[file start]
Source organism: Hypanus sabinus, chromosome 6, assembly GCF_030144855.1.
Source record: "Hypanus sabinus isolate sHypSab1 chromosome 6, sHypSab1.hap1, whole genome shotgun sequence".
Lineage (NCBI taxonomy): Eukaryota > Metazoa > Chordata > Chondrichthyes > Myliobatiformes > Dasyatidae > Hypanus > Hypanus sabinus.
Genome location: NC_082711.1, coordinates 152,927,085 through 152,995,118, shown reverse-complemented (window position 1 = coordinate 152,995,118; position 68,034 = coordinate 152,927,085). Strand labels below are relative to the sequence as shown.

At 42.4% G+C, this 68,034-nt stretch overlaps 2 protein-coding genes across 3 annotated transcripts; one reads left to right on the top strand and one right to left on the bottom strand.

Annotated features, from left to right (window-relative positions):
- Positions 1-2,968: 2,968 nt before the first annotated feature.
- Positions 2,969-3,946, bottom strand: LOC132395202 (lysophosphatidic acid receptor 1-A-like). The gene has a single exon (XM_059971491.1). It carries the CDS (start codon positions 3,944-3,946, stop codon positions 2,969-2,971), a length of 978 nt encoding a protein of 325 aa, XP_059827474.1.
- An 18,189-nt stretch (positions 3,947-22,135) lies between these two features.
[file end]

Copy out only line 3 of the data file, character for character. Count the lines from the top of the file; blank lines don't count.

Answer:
Lineage (NCBI taxonomy): Eukaryota > Metazoa > Chordata > Chondrichthyes > Myliobatiformes > Dasyatidae > Hypanus > Hypanus sabinus.